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Trainers: Getting Back Control in Really Tough Situations

Oct 2, 2013

Posted by

Carla Cross

About Carla Cross, CRB, MA International speaker, trainer, and coach specializing in career development, business planning, brokerage management, leadership, and instructor development. What sets Read more

You are doing your best, but you are losing control in the classroom. How can you gain it back gracefully? Here are two tips:

  1. Limit the general discussion. You’re behind time (you did time your class and put your time frame on your outline, didn’t you?). You see 5 hands raised and you need to move on. Here’s the phrase:

“We have time for 2 more questions.”

     2. Stop the chatty Kathy's. Here are 5 methods to do just that:
  1. Walk away from the ‘Kathy’ so she can’t catch your eye and/or wave her hand in your face.
  2. Ask each person to ‘write it down’ first. (stops the hand jerking into the air!)
  3. Ask the person to tell another person, not the whole group
  4. Ask for feedback this way: “What did you hear {your work partner} say that you really liked?”
  5. Quit teaching only from the front of the room. Be sure you can walk down the aisle, and, if you have a mike, it allows you to do so. Making eye contact and respecting the learners in all parts of the room is graceful and effective. 

Handling Really Tough Situations

Sometimes, once in a great while, someone just has a meltdown. If that happens, take a short break. Take that person out of the class (never, ever address a concern in front of others, or try to  rival stand-up comedian, the sarcastic but always funny Don Rickles—you aren’t and you’ll lose). Use this dialogue:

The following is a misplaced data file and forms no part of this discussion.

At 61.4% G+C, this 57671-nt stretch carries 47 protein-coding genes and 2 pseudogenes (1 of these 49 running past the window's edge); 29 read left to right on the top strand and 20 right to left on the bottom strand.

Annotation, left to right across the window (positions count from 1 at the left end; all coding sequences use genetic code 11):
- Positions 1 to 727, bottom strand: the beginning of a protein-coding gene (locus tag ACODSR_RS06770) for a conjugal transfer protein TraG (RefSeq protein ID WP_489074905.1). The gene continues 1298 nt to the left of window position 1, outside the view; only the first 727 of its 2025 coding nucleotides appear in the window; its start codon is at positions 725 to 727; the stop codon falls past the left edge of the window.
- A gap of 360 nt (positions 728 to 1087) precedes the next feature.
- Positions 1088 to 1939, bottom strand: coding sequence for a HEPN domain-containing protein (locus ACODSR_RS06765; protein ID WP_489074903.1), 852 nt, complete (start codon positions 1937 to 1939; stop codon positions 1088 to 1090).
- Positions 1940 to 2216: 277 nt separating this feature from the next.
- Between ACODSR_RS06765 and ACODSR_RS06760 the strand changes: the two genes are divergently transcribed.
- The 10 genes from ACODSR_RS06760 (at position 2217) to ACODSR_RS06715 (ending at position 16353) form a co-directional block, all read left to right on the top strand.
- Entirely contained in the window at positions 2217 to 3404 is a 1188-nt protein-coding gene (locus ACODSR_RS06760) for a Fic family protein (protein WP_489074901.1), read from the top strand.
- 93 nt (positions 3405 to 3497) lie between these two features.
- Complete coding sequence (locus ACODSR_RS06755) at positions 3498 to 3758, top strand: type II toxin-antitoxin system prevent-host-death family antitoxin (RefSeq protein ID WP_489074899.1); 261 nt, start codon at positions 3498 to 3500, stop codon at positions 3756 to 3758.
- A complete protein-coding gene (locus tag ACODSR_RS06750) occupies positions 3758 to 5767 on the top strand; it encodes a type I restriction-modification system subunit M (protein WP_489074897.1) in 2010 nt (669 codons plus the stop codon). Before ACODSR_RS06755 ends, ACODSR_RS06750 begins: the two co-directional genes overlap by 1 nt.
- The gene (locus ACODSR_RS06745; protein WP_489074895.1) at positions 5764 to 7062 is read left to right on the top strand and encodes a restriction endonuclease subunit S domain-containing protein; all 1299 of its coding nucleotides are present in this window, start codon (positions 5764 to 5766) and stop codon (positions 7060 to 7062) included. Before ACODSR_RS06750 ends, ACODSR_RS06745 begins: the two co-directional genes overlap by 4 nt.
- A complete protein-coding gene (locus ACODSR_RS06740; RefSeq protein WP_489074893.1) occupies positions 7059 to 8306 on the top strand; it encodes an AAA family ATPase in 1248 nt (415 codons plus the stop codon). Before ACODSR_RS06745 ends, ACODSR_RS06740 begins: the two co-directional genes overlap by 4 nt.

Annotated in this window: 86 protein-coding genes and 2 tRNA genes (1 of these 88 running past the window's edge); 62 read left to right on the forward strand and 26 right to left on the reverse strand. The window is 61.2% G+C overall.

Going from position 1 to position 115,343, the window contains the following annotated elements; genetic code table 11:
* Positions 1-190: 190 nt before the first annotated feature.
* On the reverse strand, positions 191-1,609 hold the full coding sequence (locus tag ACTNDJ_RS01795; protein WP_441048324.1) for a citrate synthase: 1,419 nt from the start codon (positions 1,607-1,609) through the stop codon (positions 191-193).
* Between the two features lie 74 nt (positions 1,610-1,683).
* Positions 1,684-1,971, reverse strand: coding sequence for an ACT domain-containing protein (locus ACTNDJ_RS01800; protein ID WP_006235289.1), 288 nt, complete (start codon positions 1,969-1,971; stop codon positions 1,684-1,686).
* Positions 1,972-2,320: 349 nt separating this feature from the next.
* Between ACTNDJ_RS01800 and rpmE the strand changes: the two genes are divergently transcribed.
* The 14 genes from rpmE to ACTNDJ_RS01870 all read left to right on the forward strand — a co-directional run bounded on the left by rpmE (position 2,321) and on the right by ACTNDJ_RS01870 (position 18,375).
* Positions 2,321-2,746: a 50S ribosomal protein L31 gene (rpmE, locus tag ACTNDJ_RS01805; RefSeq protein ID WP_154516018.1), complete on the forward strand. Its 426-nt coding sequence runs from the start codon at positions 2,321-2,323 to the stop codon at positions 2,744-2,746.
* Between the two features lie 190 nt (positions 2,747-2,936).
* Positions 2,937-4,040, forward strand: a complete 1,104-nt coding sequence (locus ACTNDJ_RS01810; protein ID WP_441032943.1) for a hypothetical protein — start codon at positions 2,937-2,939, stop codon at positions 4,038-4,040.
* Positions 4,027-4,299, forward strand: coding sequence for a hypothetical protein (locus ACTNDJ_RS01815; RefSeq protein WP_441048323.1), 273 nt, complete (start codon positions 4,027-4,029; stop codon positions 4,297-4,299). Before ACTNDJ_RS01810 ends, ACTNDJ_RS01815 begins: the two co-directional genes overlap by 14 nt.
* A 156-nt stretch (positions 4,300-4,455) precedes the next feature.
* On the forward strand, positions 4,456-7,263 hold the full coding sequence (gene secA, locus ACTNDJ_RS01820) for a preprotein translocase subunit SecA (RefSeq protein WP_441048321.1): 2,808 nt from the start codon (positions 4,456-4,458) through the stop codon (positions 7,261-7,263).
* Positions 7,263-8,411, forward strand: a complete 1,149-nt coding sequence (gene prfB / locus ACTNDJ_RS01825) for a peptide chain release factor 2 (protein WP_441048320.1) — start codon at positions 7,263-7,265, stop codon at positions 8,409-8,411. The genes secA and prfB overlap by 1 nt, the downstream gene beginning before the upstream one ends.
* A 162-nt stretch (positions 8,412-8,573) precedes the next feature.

“I’m feeling badly {be sure and use the word ‘feeling’} about what’s going on in there. What can I do to make this a good learning experience for you?” Or, “We need to move ahead and can’t seem to do so. What can I do for you so we can move ahead together?”

When all else fails, personally and privately invite that person out of the class.

Who's Important?

The learning of the majority of the class is what’s  important. It’s up to you as training/facilitator/presenter to gain and use the skills that assure a great course experience.

Keep honing those skills, and thank you for dedicating your experience to our industry!

P. S. Gain 42 Innovative Presentation Methods that increase your effectiveness, click here.